After the death of her beloved great aunt in 1993, Lady Emma Barnard had three weeks to decide whether she would take over the responsibility of Parham House. It is a grand Elizabethan mansion nestled in the West Sussex Downs, that her great aunt, Veronica Tritton, had devoted her life to restoring.
Aged just 30, it was a daunting decision. She had visited often as a child, and to help make up her mind, she stayed overnight all alone in the house. In the morning, she knew that the spirit of Parham was one that needed protecting.
In doing so she stepped into the shoes of her great-grandfather, the Hon Clive Pearson and his wife, Alicia, who bought the crumbling house in 1922, and along with their eldest daughter, Veronica, set about painstakingly bringing it back to life.
“I was fourth on my great-aunt’s list [of people to take over the house], and really against all odds it fell to me. Fortunately the wonderful ignorance of relative youth meant I didn’t quite realise what I had taken on,” she says.
As the eldest daughter of the 3rd Earl of Iveagh, Lady Emma, 54, had grown up in houses of Parham’s size, but it was still a different life to the one she anticipated as an English scholar. She also had to negotiate the purchase of the house, four-acre walled gardens and 300-acre deer park for its charitable trust.
Parham was one of the first houses of its size to welcome in the public, and is opening for the season on April 1. This July marks 70 years since the house opened its doors to visitors in 1948. It has changed very little in that time, a point of pride for Lady Emma.
“Parham sits very comfortably in its own skin. It has been like this for a long time. If I were to rip things out and start again it wouldn’t be the same,” she says. Stepping into Parham and climbing the staircase to the Great Hall, it is easy to understand what she means. Although filled with treasures of the Tudor period there is a spaciousness and lightness. The curtains at Parham are always open for visitors, “so they can actually see the rooms”.
In 1942, with fears in the south of England of Hitler invading, the family moved into a wing of the house, and Canadian soldiers moved into the other half
The original oak fireplace was revealed by her great-grandfather behind two others. Using his skill as an engineer (S Pearson and Co was one of England’s foremost engineering firms), and working with Victor Heal, the architect, Lady Emma says he restored Parham with “enormous intelligence and interest”.
Today they are still reaping the benefit of his knowledge and sensitivity. While Lady Emma has rewired and brought in zoned central heating, it is only now that the original boilers installed in the Twenties are finally being replaced.
“He did everything of such quality. The adage, ‘if you do things properly they last’, applies here,” she says. During the Second World War the house avoided the fate of many of its kind that were requisitioned. At first the family took in a motley crew of elderly aunts, friends from London, and an elderly governess.
“It was a melange of waifs and strays including 30 evacuee schoolchildren from Peckham,” says Lady Emma. In 1942, with fears in the south of England of Hitler invading, the family moved into a wing of the house, and Canadian soldiers moved into the other half. At the end of the war, they toyed with the idea of opening the house to the public.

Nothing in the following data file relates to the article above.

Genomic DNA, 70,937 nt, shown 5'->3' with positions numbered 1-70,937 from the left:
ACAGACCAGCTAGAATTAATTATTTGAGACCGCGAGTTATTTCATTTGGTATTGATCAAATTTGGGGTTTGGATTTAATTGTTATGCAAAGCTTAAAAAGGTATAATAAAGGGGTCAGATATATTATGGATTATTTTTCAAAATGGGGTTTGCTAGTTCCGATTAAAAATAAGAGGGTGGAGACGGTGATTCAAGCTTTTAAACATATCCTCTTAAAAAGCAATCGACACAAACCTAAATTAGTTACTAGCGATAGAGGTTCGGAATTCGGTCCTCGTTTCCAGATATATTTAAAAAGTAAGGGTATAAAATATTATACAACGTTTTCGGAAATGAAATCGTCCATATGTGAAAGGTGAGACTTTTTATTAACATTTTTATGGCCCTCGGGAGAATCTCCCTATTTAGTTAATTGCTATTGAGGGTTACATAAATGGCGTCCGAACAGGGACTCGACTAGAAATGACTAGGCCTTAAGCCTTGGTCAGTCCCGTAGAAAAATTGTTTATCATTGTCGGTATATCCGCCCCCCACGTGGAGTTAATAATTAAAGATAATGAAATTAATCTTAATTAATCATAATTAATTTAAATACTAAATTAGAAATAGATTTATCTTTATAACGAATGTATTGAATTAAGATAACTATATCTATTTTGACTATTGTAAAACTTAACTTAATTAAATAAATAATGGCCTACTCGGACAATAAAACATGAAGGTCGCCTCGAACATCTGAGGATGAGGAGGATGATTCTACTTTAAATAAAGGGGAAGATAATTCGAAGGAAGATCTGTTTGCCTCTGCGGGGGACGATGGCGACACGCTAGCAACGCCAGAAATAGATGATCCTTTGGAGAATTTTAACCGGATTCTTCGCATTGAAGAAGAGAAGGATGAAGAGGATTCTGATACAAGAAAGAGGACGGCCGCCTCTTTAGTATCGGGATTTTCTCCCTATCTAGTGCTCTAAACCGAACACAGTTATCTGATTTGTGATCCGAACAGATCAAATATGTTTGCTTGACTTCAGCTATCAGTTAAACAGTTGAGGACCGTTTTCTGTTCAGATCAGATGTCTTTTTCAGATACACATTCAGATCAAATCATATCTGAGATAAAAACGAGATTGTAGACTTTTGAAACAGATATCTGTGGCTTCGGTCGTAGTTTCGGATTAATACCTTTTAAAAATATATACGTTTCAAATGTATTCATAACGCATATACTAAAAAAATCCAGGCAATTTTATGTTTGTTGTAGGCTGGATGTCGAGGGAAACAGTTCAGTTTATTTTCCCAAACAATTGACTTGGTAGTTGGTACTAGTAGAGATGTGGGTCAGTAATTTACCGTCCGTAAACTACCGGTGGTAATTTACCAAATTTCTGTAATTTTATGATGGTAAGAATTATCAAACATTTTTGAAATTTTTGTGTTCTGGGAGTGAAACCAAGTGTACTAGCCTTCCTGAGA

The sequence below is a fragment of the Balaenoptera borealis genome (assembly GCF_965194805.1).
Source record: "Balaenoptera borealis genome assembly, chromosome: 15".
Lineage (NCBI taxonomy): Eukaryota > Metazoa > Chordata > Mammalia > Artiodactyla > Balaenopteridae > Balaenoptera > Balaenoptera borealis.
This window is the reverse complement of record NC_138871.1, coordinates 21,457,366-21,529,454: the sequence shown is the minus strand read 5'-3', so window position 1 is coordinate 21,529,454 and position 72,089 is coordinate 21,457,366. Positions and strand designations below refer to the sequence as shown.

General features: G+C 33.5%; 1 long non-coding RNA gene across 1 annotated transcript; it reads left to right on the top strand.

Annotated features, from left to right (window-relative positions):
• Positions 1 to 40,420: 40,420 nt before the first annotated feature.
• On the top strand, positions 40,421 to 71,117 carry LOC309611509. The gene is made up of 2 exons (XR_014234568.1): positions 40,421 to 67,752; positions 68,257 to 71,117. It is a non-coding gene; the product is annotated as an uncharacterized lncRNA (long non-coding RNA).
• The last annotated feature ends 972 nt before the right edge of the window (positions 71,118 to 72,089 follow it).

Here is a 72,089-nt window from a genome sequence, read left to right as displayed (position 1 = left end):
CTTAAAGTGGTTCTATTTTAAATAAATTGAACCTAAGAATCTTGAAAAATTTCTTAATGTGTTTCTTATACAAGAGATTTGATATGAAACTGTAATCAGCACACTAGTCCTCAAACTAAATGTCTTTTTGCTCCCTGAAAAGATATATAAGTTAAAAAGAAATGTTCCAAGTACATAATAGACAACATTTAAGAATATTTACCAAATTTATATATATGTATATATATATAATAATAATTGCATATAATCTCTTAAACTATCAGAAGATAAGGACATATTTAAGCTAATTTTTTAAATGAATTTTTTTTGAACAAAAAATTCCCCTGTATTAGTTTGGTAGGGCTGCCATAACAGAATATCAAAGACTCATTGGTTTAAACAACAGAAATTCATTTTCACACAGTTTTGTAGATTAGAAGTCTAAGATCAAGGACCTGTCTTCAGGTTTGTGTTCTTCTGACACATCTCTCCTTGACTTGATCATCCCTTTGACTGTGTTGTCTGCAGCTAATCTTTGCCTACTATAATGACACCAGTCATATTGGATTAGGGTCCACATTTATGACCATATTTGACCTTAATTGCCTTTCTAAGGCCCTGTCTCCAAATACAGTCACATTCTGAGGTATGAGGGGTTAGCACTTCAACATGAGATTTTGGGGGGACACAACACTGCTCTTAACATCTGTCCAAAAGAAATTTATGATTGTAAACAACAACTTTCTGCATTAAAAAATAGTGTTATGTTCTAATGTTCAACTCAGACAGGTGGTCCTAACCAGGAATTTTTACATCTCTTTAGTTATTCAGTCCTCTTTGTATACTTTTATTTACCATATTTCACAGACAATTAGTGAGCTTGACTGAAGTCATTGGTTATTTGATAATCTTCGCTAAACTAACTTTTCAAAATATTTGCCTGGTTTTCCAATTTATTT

“They genuinely thought they were not grand enough, and people wouldn’t want to come and see it. After all, it’s not Blenheim or Chatsworth. But a friend said, ‘rubbish – you’ve got lovely things, why don’t you just try it?’” Sharing Parham was a source of immense joy to the family, and has never been done to raise money (visitors’ tickets barely cover staff wages even today).
The Pearsons wanted people to have an opportunity of “seeing and appreciating for themselves the beauty and interest of an Elizabethan house and its value as a record of the past”. Its many additions mean you can walk through history: leaving the 16th-century Great Hall, we move chronologically into the 17th-century great parlour and then into the 18th century in the saloon.
“Once they opened, they got the bit between their teeth and started collecting things. They had spies in the London auction rooms,” says Lady Emma. As well as buying back pieces original to Parham (only two other families have lived at Parham, the Palmers and Bisshopps), the house became refuge for items from other homes that were then being demolished. At the top of the house is the spectacular 160ft Long Gallery – the third longest in England. In a room off the gallery is an exhibition curated by Lady Emma, chronicling her great-grandparents’ restorations.
She describes her own stewardship as a “light touch”. She and her husband, barrister James Barnard, and two sons (currently away at university) still live in a wing of the house, and most of her time is occupied with the management of the house and grounds. “James still asks me ‘benefit or burden?’
"There are moments when you want to say burden but I’ve always said benefit. It has shaped our lives. It has restricted our lives, but it has also enriched our lives,” says Lady Emma. “I do really think that great houses like this die when there isn’t someone guarding their spirit.”